• Subriel Matias vs. Batyrzhan Jukembayev, IBF Super Lightweight Title Eliminator
  • JUNE 19 – SHOWTIME CHAMPIONSHIP BOXING 
    • Jermall Charlo vs. Juan Macias Montiel, WBC Middleweight World Title Fight
  • JUNE 26 – SHOWTIME PPV
    • Gervonta Davis vs. Mario Barrios, WBA Super Lightweight World Title Fight
    • Erickson Lubin vs. Jeison Rosario, WBC Junior Middleweight Title Eliminator
    • JULY 3 – SHOWTIME CHAMPIONSHIP BOXING
    • Chris Colbert vs. Yuriorkis Gamboa, WBA Super Featherweight Interim Title Fight
  • JULY 17 – SHOWTIME CHAMPIONSHIP BOXING 
    • Jermell Charlo vs. Brian Castaño, Undisputed IBF, WBA, WBC & WBO Junior Middleweight World Title Unification Fight
  • AUGUST 14 – SHOWTIME CHAMPIONSHIP BOXING

                  Guillermo Rigondeaux vs. John Riel Casimero, WBO Bantamweight World Title Fight

         AUGUST 28 – SHOWTIME CHAMPIONSHIP BOXING

    • David Benavidez vs. Jose Uzcategui, WBC Super Middleweight Title Eliminator
  • SEPTEMBER 11 – SHOWTIME CHAMPIONSHIP BOXING
  • Stephen Fulton, Jr. vs. winner of Nery-Figueroa, Super Bantamweight World Title Unification Fight

“High-impact, meaningful fights amongst many of the biggest names and brightest stars in combat sports. That is what SHOWTIME promises and that is what we are delivering,” said Stephen Espinoza, President, SHOWTIME Sports. “With an opportunity to crown an undisputed world champion at 154 pounds, a highly anticipated super bantamweight title unification, a stacked pay-per-view showdown and more than a dozen fights between 118-168 pounds, SHOWTIME is presenting boxing’s best young fighters, all daring to be great by putting their world titles and undefeated records on the line.

Editor’s Note: This press release has been edited for brevity.

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Boxing Odds and Ends: Regis Prograis, Paul vs. Askren, and Kahlil Poe

Arne K. Lang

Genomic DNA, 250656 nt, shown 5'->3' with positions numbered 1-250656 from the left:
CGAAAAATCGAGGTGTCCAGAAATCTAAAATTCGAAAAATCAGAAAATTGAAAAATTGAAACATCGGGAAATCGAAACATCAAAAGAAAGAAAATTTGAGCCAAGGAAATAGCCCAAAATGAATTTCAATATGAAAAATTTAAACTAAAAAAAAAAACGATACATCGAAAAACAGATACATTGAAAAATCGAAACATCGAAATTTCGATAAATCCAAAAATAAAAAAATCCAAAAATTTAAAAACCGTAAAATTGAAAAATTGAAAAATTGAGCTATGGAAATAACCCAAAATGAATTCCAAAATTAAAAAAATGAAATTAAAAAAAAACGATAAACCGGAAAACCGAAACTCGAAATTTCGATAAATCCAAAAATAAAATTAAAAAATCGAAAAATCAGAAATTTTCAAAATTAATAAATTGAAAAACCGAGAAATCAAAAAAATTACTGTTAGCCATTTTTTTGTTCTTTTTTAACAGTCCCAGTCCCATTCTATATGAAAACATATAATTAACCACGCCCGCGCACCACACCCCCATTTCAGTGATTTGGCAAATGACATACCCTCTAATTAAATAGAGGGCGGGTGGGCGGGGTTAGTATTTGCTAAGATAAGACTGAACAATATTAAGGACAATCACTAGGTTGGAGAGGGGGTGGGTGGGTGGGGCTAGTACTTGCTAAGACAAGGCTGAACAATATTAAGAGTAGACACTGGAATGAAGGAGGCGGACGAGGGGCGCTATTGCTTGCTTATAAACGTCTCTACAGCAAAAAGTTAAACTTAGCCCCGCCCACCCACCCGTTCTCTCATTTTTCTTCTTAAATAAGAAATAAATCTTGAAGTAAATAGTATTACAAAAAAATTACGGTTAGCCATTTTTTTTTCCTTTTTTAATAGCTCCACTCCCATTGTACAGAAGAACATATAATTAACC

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Regis Prograis returns to this ring this Saturday, April 17, at Mercedes-Benz Stadium in Atlanta, Georgia. In the opposite corner will be Ivan Redkach, an LA-based Ukrainian who brings a 23-5-1 (18) record.

There was a time when there was a raging debate as to whether Prograis belonged on the pound-for-pound list. That talk quieted when Prograis lost to Josh Taylor in a battle of unbeatens in London. But the bout was a humdinger and Prograis, a slight favorite, didn’t lose by much. One of the judges ruled the fight a draw as did many watching at ringside and at home.

Prograis returned to the ring of October of last year, stopping the previously undefeated Juan Heraldez in the third round. That boosted his record to 25-1 (21 KOs).

Prograis vs. Redkach isn’t a particularly compelling match-up, but Prograis is one of the most exciting fighters in the sport and one would have thought that the match would have attracted more buzz. But no, all the talk about Saturday’s card has been about the main event between YouTube star Jake Paul and Ben Askren. It’s all yours, folks, have at it: Paul vs. Askren, Prograis vs. Redkach, other supporting bouts, musical entertainment, and a vast array of commentators including Snoop Dogg, Mario Lopez, and supermodel Taylor Hill for $49.99 on FITE TV.

ESPN writer Cameron Wolfe predicts that Saturday’s show will outsell every other PPV in 2021 outside of Tyson Fury vs. Anthony Joshua and Mike Tyson exhibitions.

“There is little doubt that boxing purists hate it,” notes Wolfe.

Number me among the purists. Paul vs. Askren is an insult to all the boxers who toil for years in the gym to hone their craft and give an honest effort each time they fight. Award-winning Washington Times columnist Thom Loverro notes that Juan Francisco Estrada and Roman “Chocolatito” Gonzalez earned $600,000 between them for their recent 12-round barnburner, an instant classic. Jake Paul and Ben Askren will earn millions for their encounter, a cruiserweight bout slated for eight rounds.

Having said this, I confess that I find the bout intriguing. As much as I hate to admit it, Jake Paul does possess a modicum of boxing skill and in Ben Askren he is facing a fellow who hates to lose at anything, be it frisbee golf, at which he’s very proficient, or a combat sport. The Hartland, Wisconsin native was 17-2 in MMA and 153-8 as a wrestler at the University of Missouri including an 87-0 mark in his last two seasons. A two-time NCAA champion and a 2008 Olympian, Askren is flat out one of the greatest college wrestlers of all time.

UFC honcho Dana White purportedly put down a $100,000 bet on Askren. (White has been known to win or lose that much at a blackjack table.)